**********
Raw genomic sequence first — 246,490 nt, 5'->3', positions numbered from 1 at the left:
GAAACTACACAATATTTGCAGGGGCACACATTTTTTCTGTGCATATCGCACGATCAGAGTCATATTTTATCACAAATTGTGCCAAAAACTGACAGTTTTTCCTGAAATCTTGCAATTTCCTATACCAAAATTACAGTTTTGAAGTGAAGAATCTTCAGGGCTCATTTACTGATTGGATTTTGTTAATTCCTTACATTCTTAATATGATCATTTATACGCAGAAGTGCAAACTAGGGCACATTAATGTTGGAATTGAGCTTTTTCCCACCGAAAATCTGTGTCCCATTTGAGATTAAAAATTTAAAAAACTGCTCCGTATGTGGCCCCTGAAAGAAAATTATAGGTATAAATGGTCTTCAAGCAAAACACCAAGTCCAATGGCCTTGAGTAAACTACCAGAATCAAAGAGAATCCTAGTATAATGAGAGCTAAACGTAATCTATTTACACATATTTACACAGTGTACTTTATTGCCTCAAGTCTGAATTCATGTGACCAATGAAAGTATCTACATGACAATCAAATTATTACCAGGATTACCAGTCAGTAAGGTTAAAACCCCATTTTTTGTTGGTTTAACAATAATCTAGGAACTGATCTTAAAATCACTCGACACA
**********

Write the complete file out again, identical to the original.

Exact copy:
Raw genomic sequence first — 246,490 nt, 5'->3', positions numbered from 1 at the left:
GAAACTACACAATATTTGCAGGGGCACACATTTTTTCTGTGCATATCGCACGATCAGAGTCATATTTTATCACAAATTGTGCCAAAAACTGACAGTTTTTCCTGAAATCTTGCAATTTCCTATACCAAAATTACAGTTTTGAAGTGAAGAATCTTCAGGGCTCATTTACTGATTGGATTTTGTTAATTCCTTACATTCTTAATATGATCATTTATACGCAGAAGTGCAAACTAGGGCACATTAATGTTGGAATTGAGCTTTTTCCCACCGAAAATCTGTGTCCCATTTGAGATTAAAAATTTAAAAAACTGCTCCGTATGTGGCCCCTGAAAGAAAATTATAGGTATAAATGGTCTTCAAGCAAAACACCAAGTCCAATGGCCTTGAGTAAACTACCAGAATCAAAGAGAATCCTAGTATAATGAGAGCTAAACGTAATCTATTTACACATATTTACACAGTGTACTTTATTGCCTCAAGTCTGAATTCATGTGACCAATGAAAGTATCTACATGACAATCAAATTATTACCAGGATTACCAGTCAGTAAGGTTAAAACCCCATTTTTTGTTGGTTTAACAATAATCTAGGAACTGATCTTAAAATCACTCGACACA